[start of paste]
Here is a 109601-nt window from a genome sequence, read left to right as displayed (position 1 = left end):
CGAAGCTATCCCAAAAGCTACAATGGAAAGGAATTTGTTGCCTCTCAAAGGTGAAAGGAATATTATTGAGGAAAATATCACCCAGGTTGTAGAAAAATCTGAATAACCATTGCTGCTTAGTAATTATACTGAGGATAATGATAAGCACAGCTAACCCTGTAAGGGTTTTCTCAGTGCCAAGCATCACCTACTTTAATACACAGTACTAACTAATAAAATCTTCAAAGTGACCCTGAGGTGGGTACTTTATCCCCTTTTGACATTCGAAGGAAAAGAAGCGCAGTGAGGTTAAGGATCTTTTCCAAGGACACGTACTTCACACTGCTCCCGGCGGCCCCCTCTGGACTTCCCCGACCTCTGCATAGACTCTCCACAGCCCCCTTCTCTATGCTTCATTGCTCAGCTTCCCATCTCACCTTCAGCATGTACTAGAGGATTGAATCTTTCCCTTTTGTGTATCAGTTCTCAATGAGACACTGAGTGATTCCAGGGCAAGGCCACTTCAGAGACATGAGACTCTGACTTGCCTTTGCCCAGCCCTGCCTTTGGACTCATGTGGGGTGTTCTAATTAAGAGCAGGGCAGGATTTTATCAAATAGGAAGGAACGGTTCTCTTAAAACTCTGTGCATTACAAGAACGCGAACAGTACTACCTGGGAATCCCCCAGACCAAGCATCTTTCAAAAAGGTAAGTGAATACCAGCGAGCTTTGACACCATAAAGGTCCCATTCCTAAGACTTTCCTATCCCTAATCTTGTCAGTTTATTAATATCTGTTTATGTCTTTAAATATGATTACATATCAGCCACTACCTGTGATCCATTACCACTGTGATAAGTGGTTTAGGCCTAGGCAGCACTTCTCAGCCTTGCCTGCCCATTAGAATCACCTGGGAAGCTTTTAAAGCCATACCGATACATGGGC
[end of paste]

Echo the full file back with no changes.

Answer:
Here is a 109601-nt window from a genome sequence, read left to right as displayed (position 1 = left end):
CGAAGCTATCCCAAAAGCTACAATGGAAAGGAATTTGTTGCCTCTCAAAGGTGAAAGGAATATTATTGAGGAAAATATCACCCAGGTTGTAGAAAAATCTGAATAACCATTGCTGCTTAGTAATTATACTGAGGATAATGATAAGCACAGCTAACCCTGTAAGGGTTTTCTCAGTGCCAAGCATCACCTACTTTAATACACAGTACTAACTAATAAAATCTTCAAAGTGACCCTGAGGTGGGTACTTTATCCCCTTTTGACATTCGAAGGAAAAGAAGCGCAGTGAGGTTAAGGATCTTTTCCAAGGACACGTACTTCACACTGCTCCCGGCGGCCCCCTCTGGACTTCCCCGACCTCTGCATAGACTCTCCACAGCCCCCTTCTCTATGCTTCATTGCTCAGCTTCCCATCTCACCTTCAGCATGTACTAGAGGATTGAATCTTTCCCTTTTGTGTATCAGTTCTCAATGAGACACTGAGTGATTCCAGGGCAAGGCCACTTCAGAGACATGAGACTCTGACTTGCCTTTGCCCAGCCCTGCCTTTGGACTCATGTGGGGTGTTCTAATTAAGAGCAGGGCAGGATTTTATCAAATAGGAAGGAACGGTTCTCTTAAAACTCTGTGCATTACAAGAACGCGAACAGTACTACCTGGGAATCCCCCAGACCAAGCATCTTTCAAAAAGGTAAGTGAATACCAGCGAGCTTTGACACCATAAAGGTCCCATTCCTAAGACTTTCCTATCCCTAATCTTGTCAGTTTATTAATATCTGTTTATGTCTTTAAATATGATTACATATCAGCCACTACCTGTGATCCATTACCACTGTGATAAGTGGTTTAGGCCTAGGCAGCACTTCTCAGCCTTGCCTGCCCATTAGAATCACCTGGGAAGCTTTTAAAGCCATACCGATACATGGGC